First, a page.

I believe there is a garden in our heart where some part of everyone we’ve ever loved takes root. And no matter what happens in the world of circumstance, we continue to love them in that interior garden. We may lose someone to death, betrayal, mistrust, or cowardice. We may find that we fail each other, or discover that, love each other as we might, being together is toxic. Or we may be torn apart by world events—wars, injustice, or natural disasters. Yet we never stop loving them, not a one. And so, they live in the garden in our heart, waiting for us to visit them in our dreams and to summon their better angels in the still moments that we earn.

Recognizing this inner garden has changed how I react to the pangs of loss. When I miss someone who has turned hurtful or cruel, it doesn’t mean I need to resurrect the relationship. That I still love them doesn’t mean I have to undo my resolve and find a way to see them. More deeply, feeling my love for those who are absent means I need to go inward and spend time harvesting the lessons of how we came to love each other and how we came to hurt each other. Feeling their presence doesn’t mean I need to go back, but rather that I need to go forward, allowing the love I feel to evolve beyond the trials of our actual relationship.

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Mark Nepo's Weekly Reflection: At the Fair

Hundreds of artists sharing what

they’ve been driven to create. No one

knows why, but here it is: in pots that

spiral to their spout, in jewelry to wear

over the heart, in a photograph of a still

spot in Maine, and in wood from the

forest carved into a chair. Above us all,

the summer breeze twisting through

trees that watch us come and go.
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Sacred Warrior: LIFE’S ASSIGNMENT—HAPPINESS

French philosopher Pierre Teilhard de Chardin believed we are not human beings having a spiritual experience.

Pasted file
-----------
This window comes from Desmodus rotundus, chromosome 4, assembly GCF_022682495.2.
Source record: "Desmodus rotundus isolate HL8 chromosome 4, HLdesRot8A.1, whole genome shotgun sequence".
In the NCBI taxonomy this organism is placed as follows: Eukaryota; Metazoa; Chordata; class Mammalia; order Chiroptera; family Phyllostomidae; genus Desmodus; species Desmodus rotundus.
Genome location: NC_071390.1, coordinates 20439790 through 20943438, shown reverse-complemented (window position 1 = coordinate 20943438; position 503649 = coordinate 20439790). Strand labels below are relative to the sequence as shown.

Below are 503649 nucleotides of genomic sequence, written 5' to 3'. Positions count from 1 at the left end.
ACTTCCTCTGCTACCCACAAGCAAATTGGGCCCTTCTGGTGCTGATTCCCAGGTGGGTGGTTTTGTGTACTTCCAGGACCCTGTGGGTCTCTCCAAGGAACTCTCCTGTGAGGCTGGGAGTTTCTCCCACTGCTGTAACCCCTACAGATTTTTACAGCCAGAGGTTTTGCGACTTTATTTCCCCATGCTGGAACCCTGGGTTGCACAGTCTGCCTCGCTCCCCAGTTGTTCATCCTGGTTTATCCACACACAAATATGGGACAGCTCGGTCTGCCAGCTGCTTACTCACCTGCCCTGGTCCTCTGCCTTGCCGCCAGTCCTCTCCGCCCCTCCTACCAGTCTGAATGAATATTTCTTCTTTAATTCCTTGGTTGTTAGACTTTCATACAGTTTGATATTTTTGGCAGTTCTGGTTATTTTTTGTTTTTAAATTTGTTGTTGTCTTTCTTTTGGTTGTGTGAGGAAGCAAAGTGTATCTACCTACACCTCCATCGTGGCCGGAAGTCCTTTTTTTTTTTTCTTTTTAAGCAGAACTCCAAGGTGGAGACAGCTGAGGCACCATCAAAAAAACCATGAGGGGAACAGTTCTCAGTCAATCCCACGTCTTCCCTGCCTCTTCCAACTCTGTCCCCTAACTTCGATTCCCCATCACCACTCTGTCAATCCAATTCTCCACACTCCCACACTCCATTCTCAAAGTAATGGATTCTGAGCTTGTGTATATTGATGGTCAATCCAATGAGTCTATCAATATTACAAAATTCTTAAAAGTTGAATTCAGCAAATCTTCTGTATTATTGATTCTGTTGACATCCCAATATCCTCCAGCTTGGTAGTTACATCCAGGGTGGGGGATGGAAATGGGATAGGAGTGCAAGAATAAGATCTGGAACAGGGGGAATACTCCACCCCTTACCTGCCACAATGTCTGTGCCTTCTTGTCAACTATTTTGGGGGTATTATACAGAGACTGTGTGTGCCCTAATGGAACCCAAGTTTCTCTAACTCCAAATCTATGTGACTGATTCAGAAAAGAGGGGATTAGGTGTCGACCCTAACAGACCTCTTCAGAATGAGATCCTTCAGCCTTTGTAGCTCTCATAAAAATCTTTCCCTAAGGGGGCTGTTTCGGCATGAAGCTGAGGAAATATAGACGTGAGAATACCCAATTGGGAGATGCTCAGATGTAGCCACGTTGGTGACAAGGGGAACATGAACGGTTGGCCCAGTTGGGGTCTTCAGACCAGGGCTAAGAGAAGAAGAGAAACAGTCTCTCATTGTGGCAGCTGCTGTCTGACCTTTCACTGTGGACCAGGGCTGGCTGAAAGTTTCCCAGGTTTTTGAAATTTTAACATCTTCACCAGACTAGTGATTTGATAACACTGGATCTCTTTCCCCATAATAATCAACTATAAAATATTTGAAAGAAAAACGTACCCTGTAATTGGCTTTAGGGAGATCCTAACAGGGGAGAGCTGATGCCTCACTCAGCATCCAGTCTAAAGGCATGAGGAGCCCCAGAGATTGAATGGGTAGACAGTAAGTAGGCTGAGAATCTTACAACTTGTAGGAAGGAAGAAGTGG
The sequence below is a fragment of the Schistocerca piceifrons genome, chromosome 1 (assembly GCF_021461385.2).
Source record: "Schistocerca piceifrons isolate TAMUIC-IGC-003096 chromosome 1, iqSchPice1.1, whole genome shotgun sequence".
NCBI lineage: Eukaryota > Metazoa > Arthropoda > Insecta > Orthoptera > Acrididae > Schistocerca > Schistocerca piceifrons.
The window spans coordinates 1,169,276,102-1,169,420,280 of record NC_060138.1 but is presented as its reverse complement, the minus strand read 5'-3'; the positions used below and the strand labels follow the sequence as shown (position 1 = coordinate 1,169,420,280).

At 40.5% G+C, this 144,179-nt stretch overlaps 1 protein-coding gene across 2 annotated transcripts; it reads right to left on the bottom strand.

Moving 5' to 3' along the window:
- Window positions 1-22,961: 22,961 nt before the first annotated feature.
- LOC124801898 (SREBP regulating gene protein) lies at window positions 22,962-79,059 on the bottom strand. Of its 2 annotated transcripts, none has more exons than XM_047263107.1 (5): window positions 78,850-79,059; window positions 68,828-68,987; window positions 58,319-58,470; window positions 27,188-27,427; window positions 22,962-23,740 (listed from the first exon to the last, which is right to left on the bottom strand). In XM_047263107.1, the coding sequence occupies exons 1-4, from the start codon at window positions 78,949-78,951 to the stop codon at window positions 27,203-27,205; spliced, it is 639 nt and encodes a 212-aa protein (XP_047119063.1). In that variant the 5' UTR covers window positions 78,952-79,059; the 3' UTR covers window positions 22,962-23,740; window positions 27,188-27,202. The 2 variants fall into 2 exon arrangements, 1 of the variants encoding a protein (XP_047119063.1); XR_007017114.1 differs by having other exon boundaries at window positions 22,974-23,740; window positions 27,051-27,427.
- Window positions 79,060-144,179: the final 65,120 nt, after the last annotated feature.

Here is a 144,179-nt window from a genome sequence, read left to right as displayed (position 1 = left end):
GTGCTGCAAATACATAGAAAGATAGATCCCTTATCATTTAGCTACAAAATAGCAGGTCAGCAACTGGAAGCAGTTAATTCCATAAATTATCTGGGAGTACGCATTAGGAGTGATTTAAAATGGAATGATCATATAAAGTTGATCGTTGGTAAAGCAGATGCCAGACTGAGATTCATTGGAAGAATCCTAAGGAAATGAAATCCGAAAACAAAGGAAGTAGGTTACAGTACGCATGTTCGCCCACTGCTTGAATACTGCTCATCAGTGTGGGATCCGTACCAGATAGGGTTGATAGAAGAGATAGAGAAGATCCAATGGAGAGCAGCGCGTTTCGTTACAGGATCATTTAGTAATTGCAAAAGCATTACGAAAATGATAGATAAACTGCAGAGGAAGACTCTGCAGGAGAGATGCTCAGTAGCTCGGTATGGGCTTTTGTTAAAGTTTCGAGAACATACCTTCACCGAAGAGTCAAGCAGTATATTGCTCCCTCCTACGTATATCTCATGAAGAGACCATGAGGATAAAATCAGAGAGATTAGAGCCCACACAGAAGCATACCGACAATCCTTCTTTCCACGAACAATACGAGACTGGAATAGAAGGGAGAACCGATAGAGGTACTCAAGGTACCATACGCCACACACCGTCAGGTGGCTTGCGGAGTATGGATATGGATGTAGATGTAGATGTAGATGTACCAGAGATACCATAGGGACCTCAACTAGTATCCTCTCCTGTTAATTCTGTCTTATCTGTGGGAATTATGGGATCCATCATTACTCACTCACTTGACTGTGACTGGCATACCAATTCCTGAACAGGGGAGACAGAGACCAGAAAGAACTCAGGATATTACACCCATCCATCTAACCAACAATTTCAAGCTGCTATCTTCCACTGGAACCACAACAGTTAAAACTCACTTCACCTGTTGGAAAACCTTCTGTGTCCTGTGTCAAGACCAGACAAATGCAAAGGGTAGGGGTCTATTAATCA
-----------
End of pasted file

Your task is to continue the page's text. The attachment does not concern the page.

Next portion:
We are spiritual beings having a human experience.

I would like to add the more spiritual you become in your awareness, the more you are connected to your humanity. You embrace at a deep level the value of ‘all of you.’ The thoughts, the feelings, the joy, and the depth. You become totally comfortable with your-self. It is essential as a Difference Maker to be comfortable with yourself.

Life is an ongoing destination of learning, yet there is an arrival place — it’s called happiness. With happiness you draw from the core of your being, which is produced and renewed from ‘something’ much greater than who you are. Even though your life may take many twists and turns, the inner happiness you experience is always a non-negotiable.
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Mark Nepo's Weekly Reflection: Under The Snow

Across the years, my drift into

understanding has been like a

hawk descending in glide, one

spiral after another, until I have

landed where flight is no longer

necessary.


And my breakdown into peace

has been like a cliff standing up

to the sea, until after all my suffer-

ings, I only long to join, until with

each crumble, I utter, “Take me.”


Now, my ability to give is ever

increased by my acceptance of

surrender, like a dandelion

finally giving way to the

slightest gust of wind.
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The Tone in the Center of the Bell

No matter where you look—

near, far, up, down, out or in—

there is a bareness of being that

lives in the center of every ounce

of life, the way air waits inside

every bubble as it rises from

the deep. The way a small

pocket of worth waits inside

every attempt to love. The way

wonder waits in the center

of our heart for something to

wake it. The tone keeps ringing

in the center of the bell, long after

our ears stop hearing it. Whether

we know this or not, this is how

life moves through the living,

how light makes a branch grow

toward it. How a stream draws

a horse to drink from it.

How you draw me to ask

what it is to be you.



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37 Growth Mindset Quotes to Help You Persevere in Challenging Situations

After investing the last 45+ years in studying, applying and mentoring tens of thousands of others in transformational principles, a question I’ve often received from some of the people I work with is:

“Mary, I’m dealing with a challenge in my life right now, and I just can’t seem to break free and move forward! What should I do?”


Here’s what I tell them:

“Every challenging situation you or I may ever face has a silver lining attached to it, even if we can’t see it right away.”


The secret to seeing the benefit within every struggle is to shift our mindsets about the perceived challenge we’re facing.